Choose a full sun location that will allow you to prepare a trellis for your peas. Most peas are climbing and vining plants, so a trellis that can accomodate anywhere from a 6-10 foot vine might be necessary. Similarly, if you are curious about growing vertically using trellises and how to grow more in a small space, I hope you’ll read my Guide to Growing Vertically.
Being cool season plants, peas do like water (think of Spring rains) so don’t let them dry out completely. Additionally, peas like rich loamy soil like may crops, so we follow our usual Steps For Amending A Garden Bed before planting our peas.
Want to grow a lush wall of peas?
If you want to grow edible peas as a lush wall, ignore the seed packet recommendations for spacing and plant your transplants approximately 4-6 inches apart. To directly sow peas seeds, sow them 1-2 inches apart and thin the vines as they grow larger to a final distance of 4-6 inches apart.
Remember, it takes a lot of pea plants to make a sizeable harvest, so plant more than you think you need—as many as 10-20 plants per person.
Companion Planting with Peas
As I have continued to garden, I’ve come across some great companion plantings year after year. One of my favorite companion crops for growing with peas here in Southern California is CARROTS! Peas grow very well with carrots. In fact, you can see in the photo below, that I let the tall pea plants be a backdrop for a lush carpet of carrots in the foreground. PS: if you’d like to learn how I grow carrots, you can read all about it in my Carrot Growing Guide.
In contrast, I will never plant peas with garlic or onions ever again! While the logic behind companion planting isn’t always foolproof, my experiences have indeed shown that peas do not grow well when planted next to garlic or onions. The first year I tried this, my onions completely stopped growing and never grew thicker than a pencil! The second year, I planted garlic in front of my peas and the peas became stunted and never grew more than a couple feet tall. Needless to say, I’ll be avoiding that pairing from now on!
Pests & Growing Peas
As of now, the only problems I’ve ever had with pests and my peas are…birds! Can you blame them? In fact, pea shoots are often sold at farmer’s markets for salads and stir fries which explains why birds might like them as a tasty snack too. To protect your seedlings, you might need to temporarily cover with netting or mesh until your seedlings are more mature. Above all, it’s still possible for peas to survive after being clipped by birds. I’ve had the tops nibbled off by birds before, but then the peas grow back.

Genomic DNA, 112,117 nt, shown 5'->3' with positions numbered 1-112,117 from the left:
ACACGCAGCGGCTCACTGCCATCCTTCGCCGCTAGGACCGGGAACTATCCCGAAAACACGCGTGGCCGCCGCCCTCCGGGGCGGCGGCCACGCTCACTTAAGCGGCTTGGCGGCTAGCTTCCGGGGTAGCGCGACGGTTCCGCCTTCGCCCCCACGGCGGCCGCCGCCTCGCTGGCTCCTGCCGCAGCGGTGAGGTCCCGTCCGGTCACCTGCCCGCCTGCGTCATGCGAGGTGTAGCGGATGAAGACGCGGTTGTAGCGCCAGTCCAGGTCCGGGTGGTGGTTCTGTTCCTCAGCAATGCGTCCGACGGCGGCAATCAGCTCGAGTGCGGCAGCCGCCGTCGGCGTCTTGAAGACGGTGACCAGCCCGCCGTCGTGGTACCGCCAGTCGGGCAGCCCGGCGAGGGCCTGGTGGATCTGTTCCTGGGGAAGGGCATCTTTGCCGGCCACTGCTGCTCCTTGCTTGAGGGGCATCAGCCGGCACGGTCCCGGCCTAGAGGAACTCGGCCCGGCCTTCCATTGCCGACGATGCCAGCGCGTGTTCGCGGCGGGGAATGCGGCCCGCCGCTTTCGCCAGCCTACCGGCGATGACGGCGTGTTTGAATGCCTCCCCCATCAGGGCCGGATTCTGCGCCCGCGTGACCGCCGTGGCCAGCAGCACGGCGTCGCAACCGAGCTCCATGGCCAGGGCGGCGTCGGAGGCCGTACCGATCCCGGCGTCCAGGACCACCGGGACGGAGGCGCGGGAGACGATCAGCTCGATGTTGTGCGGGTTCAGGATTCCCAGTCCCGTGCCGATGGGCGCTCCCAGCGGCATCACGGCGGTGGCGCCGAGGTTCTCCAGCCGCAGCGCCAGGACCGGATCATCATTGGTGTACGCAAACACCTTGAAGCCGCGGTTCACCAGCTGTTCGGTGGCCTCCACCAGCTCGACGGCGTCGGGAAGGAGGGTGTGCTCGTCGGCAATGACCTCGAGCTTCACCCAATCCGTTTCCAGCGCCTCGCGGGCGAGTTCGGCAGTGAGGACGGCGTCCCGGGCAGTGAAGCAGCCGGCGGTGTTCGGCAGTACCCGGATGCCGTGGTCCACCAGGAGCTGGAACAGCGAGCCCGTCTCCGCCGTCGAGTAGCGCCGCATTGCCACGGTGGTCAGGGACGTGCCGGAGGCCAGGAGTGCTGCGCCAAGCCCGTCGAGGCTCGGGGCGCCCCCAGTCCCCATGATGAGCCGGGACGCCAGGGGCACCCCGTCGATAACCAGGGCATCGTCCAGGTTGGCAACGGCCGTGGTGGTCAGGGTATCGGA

Update 8/2021– After making my DIY fabric row covers, I’ve been able to fend off birds much more easily in my garden. During the hot months, they do retain too much warmth and need to be clipped up on the sides, but they do work well in the cooler months for directly sowed peas or young seedlings.
Some of my favorite varieties to grow…
Shelling pea varieties:
Tall Telephone– a prolific grower here in zone 10b.
Snow pea varieties:
Golden Sweet Snow Pea– such a beautiful color for an edible garden, and tasty!
Melting Sugar Snow Pea– vines grow strong and produce the sweetest flat peas for stir fries.
Desiree Dwarf Blauschokker – A stunning purple snow pea that is prolific here in zone 10b! Only grows a couple feet high.
Royal Snap II– the purple color of this sugar snap pea makes it easy to spot and harvest. Plants stay small. I love to grow this variety with the ‘honey snap’ variety (below) for a beautiful color scheme.
Honey Snap II – a yellow colored sugar snap pea which makes it easier to spot for harvest! Plants stay small, under 6 feet.
What else can I grow during the cool season?
If you are planning to grow peas right now in Southern California, chances are that there are lots of other cool season vegetables you can grow during this same time. Check out my Fall & Winter Gardening Guide for Southern California for a list to get you inspired!
Additionally, Fall is also the time to plant ranunculus, anemones, and narcissus in Southern California. Get my grow guide for these Spring flowers!
There are also some wonderful Cool Season Annual Herbs that should be in every Winter garden here in SoCal!